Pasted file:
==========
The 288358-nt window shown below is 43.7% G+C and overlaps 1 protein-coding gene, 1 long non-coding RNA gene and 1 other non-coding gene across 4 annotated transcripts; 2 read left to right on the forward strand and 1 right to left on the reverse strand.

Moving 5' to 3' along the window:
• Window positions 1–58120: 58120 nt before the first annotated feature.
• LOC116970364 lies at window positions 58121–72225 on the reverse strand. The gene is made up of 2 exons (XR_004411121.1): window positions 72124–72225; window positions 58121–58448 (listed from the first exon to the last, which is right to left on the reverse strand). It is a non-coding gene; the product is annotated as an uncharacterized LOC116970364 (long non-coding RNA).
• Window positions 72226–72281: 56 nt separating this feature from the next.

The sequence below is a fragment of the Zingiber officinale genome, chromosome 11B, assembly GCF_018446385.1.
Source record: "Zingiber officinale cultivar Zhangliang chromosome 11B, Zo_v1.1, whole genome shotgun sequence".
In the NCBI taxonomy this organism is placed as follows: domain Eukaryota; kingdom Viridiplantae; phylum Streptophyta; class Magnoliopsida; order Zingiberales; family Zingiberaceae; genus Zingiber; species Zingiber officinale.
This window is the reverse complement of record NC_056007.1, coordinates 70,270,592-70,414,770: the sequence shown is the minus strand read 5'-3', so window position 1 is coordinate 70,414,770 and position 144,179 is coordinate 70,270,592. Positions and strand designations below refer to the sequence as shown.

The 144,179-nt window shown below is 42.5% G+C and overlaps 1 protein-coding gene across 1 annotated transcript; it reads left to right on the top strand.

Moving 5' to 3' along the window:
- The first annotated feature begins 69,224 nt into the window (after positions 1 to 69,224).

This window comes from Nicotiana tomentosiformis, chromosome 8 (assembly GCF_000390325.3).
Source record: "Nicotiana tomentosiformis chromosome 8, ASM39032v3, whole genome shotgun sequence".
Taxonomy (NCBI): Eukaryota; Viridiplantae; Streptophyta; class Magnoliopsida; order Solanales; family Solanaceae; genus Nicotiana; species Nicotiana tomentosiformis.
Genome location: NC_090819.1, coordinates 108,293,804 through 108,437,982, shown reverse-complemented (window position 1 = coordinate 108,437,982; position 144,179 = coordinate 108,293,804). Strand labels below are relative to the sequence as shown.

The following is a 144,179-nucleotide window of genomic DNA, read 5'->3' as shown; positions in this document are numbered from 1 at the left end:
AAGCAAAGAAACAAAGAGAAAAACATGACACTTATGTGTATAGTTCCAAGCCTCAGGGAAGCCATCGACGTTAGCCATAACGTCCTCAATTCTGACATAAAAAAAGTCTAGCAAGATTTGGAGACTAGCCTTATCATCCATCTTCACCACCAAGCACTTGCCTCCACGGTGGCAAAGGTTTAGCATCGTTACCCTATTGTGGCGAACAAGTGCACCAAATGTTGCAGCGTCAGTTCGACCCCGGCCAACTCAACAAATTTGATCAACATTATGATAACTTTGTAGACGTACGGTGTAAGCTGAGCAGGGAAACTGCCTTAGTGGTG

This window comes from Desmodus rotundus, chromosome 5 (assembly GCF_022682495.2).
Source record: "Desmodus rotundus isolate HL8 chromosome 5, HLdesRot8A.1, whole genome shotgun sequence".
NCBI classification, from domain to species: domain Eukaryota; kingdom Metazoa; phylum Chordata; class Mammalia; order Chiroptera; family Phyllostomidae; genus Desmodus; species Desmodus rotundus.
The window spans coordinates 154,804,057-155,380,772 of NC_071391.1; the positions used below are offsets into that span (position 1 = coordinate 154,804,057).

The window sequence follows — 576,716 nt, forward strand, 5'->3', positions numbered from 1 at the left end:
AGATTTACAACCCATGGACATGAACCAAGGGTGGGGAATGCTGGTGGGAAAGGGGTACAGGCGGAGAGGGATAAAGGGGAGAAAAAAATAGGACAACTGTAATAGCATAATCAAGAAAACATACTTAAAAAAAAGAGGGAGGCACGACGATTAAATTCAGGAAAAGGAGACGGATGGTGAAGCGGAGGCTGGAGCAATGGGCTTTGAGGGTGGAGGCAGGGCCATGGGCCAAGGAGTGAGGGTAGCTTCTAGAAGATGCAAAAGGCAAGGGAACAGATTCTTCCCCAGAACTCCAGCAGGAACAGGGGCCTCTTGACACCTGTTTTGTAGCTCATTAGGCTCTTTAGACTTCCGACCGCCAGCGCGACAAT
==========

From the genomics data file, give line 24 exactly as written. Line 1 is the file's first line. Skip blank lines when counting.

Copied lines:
AGATTTACAACCCATGGACATGAACCAAGGGTGGGGAATGCTGGTGGGAAAGGGGTACAGGCGGAGAGGGATAAAGGGGAGAAAAAAATAGGACAACTGTAATAGCATAATCAAGAAAACATACTTAAAAAAAAGAGGGAGGCACGACGATTAAATTCAGGAAAAGGAGACGGATGGTGAAGCGGAGGCTGGAGCAATGGGCTTTGAGGGTGGAGGCAGGGCCATGGGCCAAGGAGTGAGGGTAGCTTCTAGAAGATGCAAAAGGCAAGGGAACAGATTCTTCCCCAGAACTCCAGCAGGAACAGGGGCCTCTTGACACCTGTTTTGTAGCTCATTAGGCTCTTTAGACTTCCGACCGCCAGCGCGACAAT